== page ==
Objective: This study examined the association between baseline BMI, percentage weight change, and the risk of dementia in patients newly diagnosed with type 2 diabetes.
Research design and methods: Using the South Korean National Health Insurance Service-National Health Screening Cohort database, we identified 167,876 subjects aged ≥40 years diagnosed with new-onset type 2 diabetes between 2007 and 2012. Their weight changes were monitored for ∼2 years after diagnosis, with follow-up assessments occurring for an average of 3.5 years. The hazard ratios (HRs) and Bonferroni-adjusted 95% CIs of all-cause dementia, Alzheimer disease (AD), and vascular dementia were estimated using multivariable Cox proportional hazards regression models.
Results: We identified 2,563 incident dementia cases during follow-up. Baseline BMI among patients with new-onset type 2 diabetes was inversely associated with the risk of all-cause dementia and AD, independent of confounding variables (P for trend <0.001). The percentage weight change during the 2 years after a diagnosis of type 2 diabetes showed significant U-shaped associations with the risk of all-cause dementia development (P < 0.001); the HRs of the disease increased significantly when weight loss or gain was >10% (1.34 [95% CI 1.11-1.63] and 1.38 [1.08-1.76], respectively). Additionally, weight loss >10% was associated with an increased risk of AD (HR 1.26 [95% CI 1.01-1.59]).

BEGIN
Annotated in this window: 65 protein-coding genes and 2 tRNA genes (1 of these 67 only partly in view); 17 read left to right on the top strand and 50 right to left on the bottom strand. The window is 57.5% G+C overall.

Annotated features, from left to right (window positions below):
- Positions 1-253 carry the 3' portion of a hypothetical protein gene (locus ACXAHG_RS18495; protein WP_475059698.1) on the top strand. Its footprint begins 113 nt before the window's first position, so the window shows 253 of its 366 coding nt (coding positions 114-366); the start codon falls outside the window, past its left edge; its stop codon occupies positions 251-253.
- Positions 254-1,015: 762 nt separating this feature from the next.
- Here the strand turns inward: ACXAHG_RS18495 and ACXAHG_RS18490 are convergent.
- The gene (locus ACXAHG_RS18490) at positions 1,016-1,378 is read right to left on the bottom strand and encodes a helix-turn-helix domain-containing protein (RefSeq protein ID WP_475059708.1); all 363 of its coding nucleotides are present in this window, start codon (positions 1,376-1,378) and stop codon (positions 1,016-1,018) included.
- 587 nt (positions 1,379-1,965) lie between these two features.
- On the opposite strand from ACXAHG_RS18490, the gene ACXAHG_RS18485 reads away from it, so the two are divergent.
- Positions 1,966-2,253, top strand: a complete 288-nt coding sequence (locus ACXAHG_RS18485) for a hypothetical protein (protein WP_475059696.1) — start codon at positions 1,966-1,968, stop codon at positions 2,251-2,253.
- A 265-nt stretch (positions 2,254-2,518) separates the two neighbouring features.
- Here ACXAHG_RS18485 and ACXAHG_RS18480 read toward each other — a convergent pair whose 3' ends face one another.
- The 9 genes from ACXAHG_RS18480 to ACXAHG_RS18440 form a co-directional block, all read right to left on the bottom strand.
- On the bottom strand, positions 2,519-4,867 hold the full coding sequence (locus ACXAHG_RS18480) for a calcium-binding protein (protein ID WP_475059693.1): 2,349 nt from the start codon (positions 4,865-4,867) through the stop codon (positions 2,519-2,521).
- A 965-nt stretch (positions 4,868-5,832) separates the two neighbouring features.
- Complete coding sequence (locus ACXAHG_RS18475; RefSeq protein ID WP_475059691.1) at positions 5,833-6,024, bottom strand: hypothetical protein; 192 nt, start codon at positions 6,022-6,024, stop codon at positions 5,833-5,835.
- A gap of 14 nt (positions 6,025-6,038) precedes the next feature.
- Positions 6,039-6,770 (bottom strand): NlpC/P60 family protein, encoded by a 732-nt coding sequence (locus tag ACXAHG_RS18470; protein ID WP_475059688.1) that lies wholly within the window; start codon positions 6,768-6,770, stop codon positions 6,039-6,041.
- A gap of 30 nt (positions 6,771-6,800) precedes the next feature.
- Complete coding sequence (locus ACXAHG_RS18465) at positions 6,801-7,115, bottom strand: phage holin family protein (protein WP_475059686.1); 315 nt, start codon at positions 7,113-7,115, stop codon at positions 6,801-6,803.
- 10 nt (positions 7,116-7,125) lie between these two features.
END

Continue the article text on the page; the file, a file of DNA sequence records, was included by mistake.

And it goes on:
Conclusions: A lower baseline BMI was associated with increased risks of all-cause dementia and AD in patients with new-onset type 2 diabetes. Weight loss or weight gain after the diagnosis of diabetes was associated with an increased risk of all-cause dementia. Weight loss was associated with an increased risk of AD.
© 2019 by the American Diabetes Association.
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